This paper proposes a probabilistic model for distantly supervised relation extraction by sharing latent sentence codes between VAE and relation classifier. Their sentence codes can even be enhanced using Knowledge Base priors.

The standard ELBO is used to optimize their model.

L_\text{ELBO} = \mathbb{E}_{z \sim q_\phi(z|h)} \left[ \log(p_\theta(\mathbf{h}|\mathbf{z})) \right] \\
- D_\text{KL}\left( q_\phi(\mathbf{z}|\mathbf{h}) || p_\theta(\mathbf{z}) \right)

When no KB is available, the prior distribution of the latent code p_\theta(\mathbf{z}) is a standard Gaussian with zero mean and identity covariance \mathcal{N}(\mathbf{0}, \mathbf{I}). Otherwise TransE is used to learn entity embeddings and the prior is set to:

\def\textsc#1{\dosc#1\csod} \def\dosc#1#2\csod{{\rm #1{\small #2}}}
\def\bm#1{{\mathbf #1}}
p_\theta(\mathbf{z}) \sim \mathcal{N}(\bm{\mu}_\textsc{kb}, \mathbf{I}), \; \text{with} \; \; \bm{\mu}_\textsc{kb} = \mathbf{e}_h - \mathbf{e}_t,
\label{eq:mu_kb}

## Comments

- Overall it is a smart idea. You can drop the VAE decoder at inference to speed up.
- What happens if you use a TransE trained on a different KB? Is it possible to “join” multiple KB through the prior distribution?

Rating

- 5: Transformative: This paper is likely to change our field. It should be considered for a best paper award.
- 4.5: Exciting: It changed my thinking on this topic. I would fight for it to be accepted.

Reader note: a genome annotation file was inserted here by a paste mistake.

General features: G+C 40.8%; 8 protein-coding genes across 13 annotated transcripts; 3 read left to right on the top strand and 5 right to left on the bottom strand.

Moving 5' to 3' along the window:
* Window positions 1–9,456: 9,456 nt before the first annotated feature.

- 4: Strong: I learned a lot from it. I would like to see it accepted.
- 3.5: Leaning positive: It can be accepted more or less in its current form. However, the work it describes is not particularly exciting and/or inspiring, so it will not be a big loss if people don’t see it in this conference.
- 3: Ambivalent: It has merits (e.g., it reports state-of-the-art results, the idea is nice), but there are key weaknesses (e.g., I didn’t learn much from it, evaluation is not convincing, it describes incremental work). I believe it can significantly benefit from another round of revision, but I won’t object to accepting it if my co-reviewers are willing to champion it.
- 2.5: Leaning negative: I am leaning towards rejection, but I can be persuaded if my co-reviewers think otherwise.
- 2: Mediocre: I would rather not see it in the conference.
- 1.5: Weak: I am pretty confident that it should be rejected.
- 1: Poor: I would fight to have it rejected.

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